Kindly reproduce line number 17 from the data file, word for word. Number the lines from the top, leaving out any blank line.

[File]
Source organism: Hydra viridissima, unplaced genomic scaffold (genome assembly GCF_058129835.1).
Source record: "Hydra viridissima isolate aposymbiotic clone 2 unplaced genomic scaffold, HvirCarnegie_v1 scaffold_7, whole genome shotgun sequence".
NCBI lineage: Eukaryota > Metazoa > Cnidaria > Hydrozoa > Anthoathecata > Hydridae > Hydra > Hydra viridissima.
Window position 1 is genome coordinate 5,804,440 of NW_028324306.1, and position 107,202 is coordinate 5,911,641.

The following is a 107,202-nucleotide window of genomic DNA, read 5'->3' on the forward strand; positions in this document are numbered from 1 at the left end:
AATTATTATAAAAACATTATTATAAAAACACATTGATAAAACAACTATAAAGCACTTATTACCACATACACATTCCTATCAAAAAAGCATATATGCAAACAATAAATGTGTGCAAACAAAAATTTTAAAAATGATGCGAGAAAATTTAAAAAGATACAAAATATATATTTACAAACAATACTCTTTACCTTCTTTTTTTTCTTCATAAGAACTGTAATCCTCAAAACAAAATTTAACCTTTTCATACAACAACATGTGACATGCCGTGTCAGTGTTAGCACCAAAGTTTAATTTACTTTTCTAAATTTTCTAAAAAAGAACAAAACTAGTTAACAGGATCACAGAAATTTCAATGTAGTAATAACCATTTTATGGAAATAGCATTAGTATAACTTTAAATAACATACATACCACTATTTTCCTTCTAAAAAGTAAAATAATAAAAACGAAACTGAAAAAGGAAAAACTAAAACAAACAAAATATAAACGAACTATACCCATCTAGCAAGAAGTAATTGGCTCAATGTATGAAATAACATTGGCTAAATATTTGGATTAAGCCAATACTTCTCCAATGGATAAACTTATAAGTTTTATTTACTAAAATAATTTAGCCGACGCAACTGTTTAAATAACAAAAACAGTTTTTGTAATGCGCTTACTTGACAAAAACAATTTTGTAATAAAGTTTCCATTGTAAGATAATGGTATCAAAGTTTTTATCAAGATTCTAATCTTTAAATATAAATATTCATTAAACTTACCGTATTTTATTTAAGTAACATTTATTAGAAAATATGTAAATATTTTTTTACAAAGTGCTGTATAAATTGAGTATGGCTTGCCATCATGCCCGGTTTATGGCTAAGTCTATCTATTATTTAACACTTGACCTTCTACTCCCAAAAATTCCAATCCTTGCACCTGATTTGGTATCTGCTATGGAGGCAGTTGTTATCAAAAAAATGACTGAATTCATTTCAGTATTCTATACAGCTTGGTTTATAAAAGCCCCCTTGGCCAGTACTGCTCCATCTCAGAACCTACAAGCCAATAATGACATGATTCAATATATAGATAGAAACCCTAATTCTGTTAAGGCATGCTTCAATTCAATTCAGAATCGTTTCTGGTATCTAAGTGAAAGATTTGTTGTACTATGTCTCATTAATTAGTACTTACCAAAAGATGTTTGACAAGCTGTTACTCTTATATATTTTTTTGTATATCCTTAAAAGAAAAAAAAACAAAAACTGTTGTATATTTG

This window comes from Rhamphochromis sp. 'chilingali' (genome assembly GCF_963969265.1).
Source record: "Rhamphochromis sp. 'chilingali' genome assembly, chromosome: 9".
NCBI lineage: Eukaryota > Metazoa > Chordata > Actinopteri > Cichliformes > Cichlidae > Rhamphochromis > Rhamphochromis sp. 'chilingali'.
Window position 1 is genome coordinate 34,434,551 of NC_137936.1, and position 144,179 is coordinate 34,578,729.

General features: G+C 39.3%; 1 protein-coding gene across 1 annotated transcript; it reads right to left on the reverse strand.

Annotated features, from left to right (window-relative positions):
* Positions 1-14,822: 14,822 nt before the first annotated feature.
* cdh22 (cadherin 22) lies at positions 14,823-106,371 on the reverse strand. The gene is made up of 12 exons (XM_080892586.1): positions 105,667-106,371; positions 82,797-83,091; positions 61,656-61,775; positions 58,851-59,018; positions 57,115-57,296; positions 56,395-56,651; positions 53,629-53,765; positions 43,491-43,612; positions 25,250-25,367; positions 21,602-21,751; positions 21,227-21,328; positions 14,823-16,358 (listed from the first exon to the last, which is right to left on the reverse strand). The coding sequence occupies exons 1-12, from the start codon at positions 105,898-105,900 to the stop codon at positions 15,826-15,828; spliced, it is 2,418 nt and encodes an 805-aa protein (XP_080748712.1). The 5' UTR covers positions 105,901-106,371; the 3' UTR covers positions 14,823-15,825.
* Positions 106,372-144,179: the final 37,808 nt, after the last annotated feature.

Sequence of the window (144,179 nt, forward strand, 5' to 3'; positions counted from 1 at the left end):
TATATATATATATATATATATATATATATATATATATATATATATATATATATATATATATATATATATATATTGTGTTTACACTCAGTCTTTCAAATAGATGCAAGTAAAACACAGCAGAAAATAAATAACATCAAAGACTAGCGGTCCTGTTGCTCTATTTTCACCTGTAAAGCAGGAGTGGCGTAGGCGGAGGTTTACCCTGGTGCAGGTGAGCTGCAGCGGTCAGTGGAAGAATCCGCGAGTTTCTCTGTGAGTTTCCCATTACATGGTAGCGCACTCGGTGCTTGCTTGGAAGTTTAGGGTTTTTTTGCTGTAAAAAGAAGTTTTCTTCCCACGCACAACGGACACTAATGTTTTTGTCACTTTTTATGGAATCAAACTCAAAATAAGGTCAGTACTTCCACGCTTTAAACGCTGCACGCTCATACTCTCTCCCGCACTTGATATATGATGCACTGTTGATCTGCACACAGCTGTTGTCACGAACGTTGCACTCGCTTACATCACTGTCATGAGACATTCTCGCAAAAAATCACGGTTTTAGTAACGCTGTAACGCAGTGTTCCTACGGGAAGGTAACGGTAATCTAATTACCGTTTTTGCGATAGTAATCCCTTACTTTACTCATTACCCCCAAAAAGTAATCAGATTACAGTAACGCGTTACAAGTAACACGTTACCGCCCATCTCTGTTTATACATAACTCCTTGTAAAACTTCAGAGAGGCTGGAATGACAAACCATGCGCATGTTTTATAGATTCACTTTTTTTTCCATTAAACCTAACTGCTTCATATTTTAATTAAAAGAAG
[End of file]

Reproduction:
TATATATATATATATATATATATATATATATATATATATATATATATATATATATATATATATATATATATATTGTGTTTACACTCAGTCTTTCAAATAGATGCAAGTAAAACACAGCAGAAAATAAATAACATCAAAGACTAGCGGTCCTGTTGCTCTATTTTCACCTGTAAAGCAGGAGTGGCGTAGGCGGAGGTTTACCCTGGTGCAGGTGAGCTGCAGCGGTCAGTGGAAGAATCCGCGAGTTTCTCTGTGAGTTTCCCATTACATGGTAGCGCACTCGGTGCTTGCTTGGAAGTTTAGGGTTTTTTTGCTGTAAAAAGAAGTTTTCTTCCCACGCACAACGGACACTAATGTTTTTGTCACTTTTTATGGAATCAAACTCAAAATAAGGTCAGTACTTCCACGCTTTAAACGCTGCACGCTCATACTCTCTCCCGCACTTGATATATGATGCACTGTTGATCTGCACACAGCTGTTGTCACGAACGTTGCACTCGCTTACATCACTGTCATGAGACATTCTCGCAAAAAATCACGGTTTTAGTAACGCTGTAACGCAGTGTTCCTACGGGAAGGTAACGGTAATCTAATTACCGTTTTTGCGATAGTAATCCCTTACTTTACTCATTACCCCCAAAAAGTAATCAGATTACAGTAACGCGTTACAAGTAACACGTTACCGCCCATCTCTGTTTATACATAACTCCTTGTAAAACTTCAGAGAGGCTGGAATGACAAACCATGCGCATGTTTTATAGATTCACTTTTTTTTCCATTAAACCTAACTGCTTCATATTTTAATTAAAAGAAG